21. The apparatus of claim 10, wherein said controlling means comprises at least one motor drive operatively connected to a programmed controller.
22. An apparatus for applying a second repeating pattern onto the surface of a substrate in registration with a first repeating pattern on said substrate, said apparatus comprising a first treating member having a first treating element in relation to a pattern receiving side of said substrate, said first treating element having a first pattern repeatedly applied to said pattern receiving side of said substrate; a second treating member having a second treating element in relation to said pattern receiving side of said substrate, said second treating element having a second pattern repeatedly applied to said pattern receiving side of said substrate as it passes thereby; means for operating said first and second treating members at speeds relative to one another so that said substrate is stretched or relaxed to bring said first and second patterns into length registration and for operating said first and second treating members at speeds after the registration of said first and second patterns so that the registration of said patterns is maintained.
23. The apparatus of claim 22, wherein said first treating member comprises a first roll having a rotating surface in printing relation to said pattern receiving side of said substrate; said second treating member comprises an embossing roll having a rotating surface in embossing relation to said pattern receiving side of said substrate; and the surface speed of said embossing roll is initially operated relative to the surface speed of said first roll to bring said first and second patterns into registration.
24. The apparatus of claim 22, wherein said first pattern is provided on a continuous film, said film having indicia indicating the beginning or end of said first pattern thereon.
25. The apparatus of claim 24, further including means for detecting the presence of said indicia for providing a first detection signal and means for detecting the presence of the beginning of said second pattern for providing a second detection signal.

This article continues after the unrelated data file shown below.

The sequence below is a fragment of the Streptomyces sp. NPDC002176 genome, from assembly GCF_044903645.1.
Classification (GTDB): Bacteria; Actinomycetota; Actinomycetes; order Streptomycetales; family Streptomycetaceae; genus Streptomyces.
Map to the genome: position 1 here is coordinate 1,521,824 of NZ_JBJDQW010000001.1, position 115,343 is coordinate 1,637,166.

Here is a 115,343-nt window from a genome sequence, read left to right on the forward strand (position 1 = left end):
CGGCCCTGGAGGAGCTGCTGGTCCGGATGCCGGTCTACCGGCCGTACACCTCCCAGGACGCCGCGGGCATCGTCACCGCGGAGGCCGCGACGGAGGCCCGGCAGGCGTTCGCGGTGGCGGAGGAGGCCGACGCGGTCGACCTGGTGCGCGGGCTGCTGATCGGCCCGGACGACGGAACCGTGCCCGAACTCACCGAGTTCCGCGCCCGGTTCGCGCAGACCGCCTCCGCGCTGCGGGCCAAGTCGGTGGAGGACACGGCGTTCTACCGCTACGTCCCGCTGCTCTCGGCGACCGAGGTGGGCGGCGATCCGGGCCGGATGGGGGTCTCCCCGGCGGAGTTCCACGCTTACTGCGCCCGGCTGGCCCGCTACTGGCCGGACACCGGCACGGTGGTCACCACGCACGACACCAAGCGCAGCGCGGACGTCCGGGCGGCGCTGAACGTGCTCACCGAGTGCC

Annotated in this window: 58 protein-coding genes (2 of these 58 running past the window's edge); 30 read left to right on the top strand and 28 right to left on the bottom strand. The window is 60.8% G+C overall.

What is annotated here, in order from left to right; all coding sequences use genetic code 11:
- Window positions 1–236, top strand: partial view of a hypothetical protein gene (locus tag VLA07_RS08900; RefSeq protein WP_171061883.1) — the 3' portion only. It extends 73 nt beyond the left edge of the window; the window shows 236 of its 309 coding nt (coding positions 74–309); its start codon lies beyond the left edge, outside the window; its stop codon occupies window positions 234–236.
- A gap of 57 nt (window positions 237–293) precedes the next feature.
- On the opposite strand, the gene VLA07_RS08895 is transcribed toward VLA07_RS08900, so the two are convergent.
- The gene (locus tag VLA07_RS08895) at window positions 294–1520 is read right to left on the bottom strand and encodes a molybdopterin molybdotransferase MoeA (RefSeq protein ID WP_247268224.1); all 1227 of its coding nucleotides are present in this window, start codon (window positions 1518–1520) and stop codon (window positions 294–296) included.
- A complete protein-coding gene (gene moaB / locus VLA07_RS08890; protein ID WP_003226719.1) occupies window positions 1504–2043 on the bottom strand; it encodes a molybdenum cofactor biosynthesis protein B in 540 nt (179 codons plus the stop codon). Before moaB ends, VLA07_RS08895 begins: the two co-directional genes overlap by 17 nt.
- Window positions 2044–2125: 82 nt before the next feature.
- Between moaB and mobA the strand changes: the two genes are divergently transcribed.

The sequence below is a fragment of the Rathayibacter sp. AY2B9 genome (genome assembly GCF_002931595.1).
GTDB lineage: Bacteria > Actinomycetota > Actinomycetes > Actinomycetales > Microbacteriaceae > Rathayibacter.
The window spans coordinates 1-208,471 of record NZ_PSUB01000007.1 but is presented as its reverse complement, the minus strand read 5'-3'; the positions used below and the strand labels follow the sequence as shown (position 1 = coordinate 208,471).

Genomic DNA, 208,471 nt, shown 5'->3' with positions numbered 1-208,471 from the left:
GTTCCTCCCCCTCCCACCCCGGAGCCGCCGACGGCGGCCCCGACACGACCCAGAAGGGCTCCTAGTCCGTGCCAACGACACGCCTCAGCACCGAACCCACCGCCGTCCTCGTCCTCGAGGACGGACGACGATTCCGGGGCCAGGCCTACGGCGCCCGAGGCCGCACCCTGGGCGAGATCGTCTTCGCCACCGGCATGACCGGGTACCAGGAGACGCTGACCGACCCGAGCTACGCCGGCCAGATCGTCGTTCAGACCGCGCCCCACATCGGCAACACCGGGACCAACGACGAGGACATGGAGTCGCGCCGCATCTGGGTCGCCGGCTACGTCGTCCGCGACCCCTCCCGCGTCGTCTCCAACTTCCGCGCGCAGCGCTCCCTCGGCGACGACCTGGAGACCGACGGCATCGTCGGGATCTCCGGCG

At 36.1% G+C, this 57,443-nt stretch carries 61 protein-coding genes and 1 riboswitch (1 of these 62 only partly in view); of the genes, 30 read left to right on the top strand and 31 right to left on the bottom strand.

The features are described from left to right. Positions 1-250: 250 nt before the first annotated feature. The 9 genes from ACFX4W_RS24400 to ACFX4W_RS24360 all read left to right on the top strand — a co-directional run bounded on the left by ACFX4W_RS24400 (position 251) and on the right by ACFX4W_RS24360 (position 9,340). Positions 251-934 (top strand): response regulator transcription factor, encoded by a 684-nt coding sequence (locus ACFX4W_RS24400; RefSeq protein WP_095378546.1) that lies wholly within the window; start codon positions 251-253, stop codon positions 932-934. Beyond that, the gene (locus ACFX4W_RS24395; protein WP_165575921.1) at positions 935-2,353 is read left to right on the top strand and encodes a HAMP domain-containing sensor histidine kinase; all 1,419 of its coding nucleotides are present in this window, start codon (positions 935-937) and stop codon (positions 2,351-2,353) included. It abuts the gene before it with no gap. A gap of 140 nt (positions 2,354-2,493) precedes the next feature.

26. The apparatus of claim 25, further including means for synchronizing the presence of said first and second detection signals whereby said first and second patterns are maintained in registration.
27. The apparatus of claim 10, wherein said operating means comprises at least one motor drive operatively connected to a programmed controller.
Description

This application is a divisional application of application Ser. No. 09/240,951 filed on Jan. 29, 1999, now U.S. Pat. No. 6,183,671 which claims the benefit of United States Provisional Application No. 60/073,086, filed Jan. 30, 1998, the disclosure of which is hereby incorporated by reference herein.

FIELD OF THE INVENTION

The present invention relates in general to the art of embossing and printing, and more particularly, to an apparatus and method for in-line embossing and printing registered patterns onto elongated substrates such as louvers and the like.

BACKGROUND OF THE INVENTION

Elongated louvers such as vertically and horizontally oriented slates of the type used in window treatment assemblies are well known in the art and commercially available in a wide variety of designs. The formation of louvers usually occurs through a forming machine, such as but not limited to, an extruder which produces an elongated continuous louver from a hot melt thermoplastic material such as polyvinyl chloride (PVC) and the like.